Despite international recommendations and supportive evidence, there are few examples of scaled-up and sustained programs to provide adolescents with sexuality education.
Interventions to reduce unmet need for contraception and early and unintended pregnancies among adolescents should be critical components of family planning programs in developing countries.
To help address the impacts of COVID-19 on young people’s health, including on their sexual and reproductive health and rights, there are two briefs under the umbrella of “My body”.
In January 2018, UNESCO, together with UNAIDS, UNFPA, UNICEF, UN Women, and the WHO, completed the substantial technical and political process of updating the International Technical Guidance on Sexuality Education, thereby unifying a UN position on rationale, evidence, and guidance on designing
Between 2006 and 2016, Udaan (which means to soar in fl ight in Hindi) – a school-based adolescent health education programme (AEP) was designed and implemented in Jharkhand state, India. The programme was scaled-up to cover all the state’s secondary schools, and sustained over time.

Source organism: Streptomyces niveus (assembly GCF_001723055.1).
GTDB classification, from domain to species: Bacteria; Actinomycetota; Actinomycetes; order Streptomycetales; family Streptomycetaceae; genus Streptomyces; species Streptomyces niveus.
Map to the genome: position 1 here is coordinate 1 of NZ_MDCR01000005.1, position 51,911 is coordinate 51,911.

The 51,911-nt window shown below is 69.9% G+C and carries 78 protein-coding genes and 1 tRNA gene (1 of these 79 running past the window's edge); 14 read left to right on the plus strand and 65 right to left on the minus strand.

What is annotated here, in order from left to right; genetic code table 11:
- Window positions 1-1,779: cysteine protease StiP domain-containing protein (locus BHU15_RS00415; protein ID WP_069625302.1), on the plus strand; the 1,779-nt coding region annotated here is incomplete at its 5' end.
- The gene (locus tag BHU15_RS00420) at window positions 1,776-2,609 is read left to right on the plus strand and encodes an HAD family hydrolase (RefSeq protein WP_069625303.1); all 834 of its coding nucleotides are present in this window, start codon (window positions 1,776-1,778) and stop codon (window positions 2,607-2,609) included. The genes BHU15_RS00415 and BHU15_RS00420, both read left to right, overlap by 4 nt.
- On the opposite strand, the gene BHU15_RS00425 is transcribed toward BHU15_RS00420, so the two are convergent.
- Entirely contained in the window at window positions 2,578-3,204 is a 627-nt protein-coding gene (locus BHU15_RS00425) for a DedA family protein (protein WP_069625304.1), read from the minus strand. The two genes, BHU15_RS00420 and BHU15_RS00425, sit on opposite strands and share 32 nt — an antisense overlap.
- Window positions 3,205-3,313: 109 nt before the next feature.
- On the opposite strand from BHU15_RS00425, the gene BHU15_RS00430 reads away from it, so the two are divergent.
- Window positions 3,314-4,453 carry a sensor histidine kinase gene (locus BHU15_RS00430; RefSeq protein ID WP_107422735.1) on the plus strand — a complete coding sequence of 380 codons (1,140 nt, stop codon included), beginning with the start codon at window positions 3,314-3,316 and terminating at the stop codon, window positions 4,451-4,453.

In 2017, of the 22.5 million parenting adolescents (ages 15–19) in 60 countries, approximately 4.1 million gave birth to a second or higher-order child.
This paper maps the knowledge, attitudes, beliefs and practices surrounding menarche, menstrual hygiene and menstrual health among adolescent girls in low and middle income countries in order to inform the future design of relevant policies and programming.
Teenage pregnancy is an issue of inequality affecting the health, well-being, and life chances of young women, young men, and their children. Consequently, high levels of teenage pregnancy are of concern to an increasing number of developing and developed countries.
In Senegal, school-based sexuality education has evolved over 20 years from family life education (FLE) pilot projects into cross-curricular subjects located within the national curriculum of primary and secondary schools.
Young people between the ages of 10 and 19 make up 23% of Pakistan's population. In Pakistan, young people face many challenges in terms of sexual and reproductive health (SRH) issues.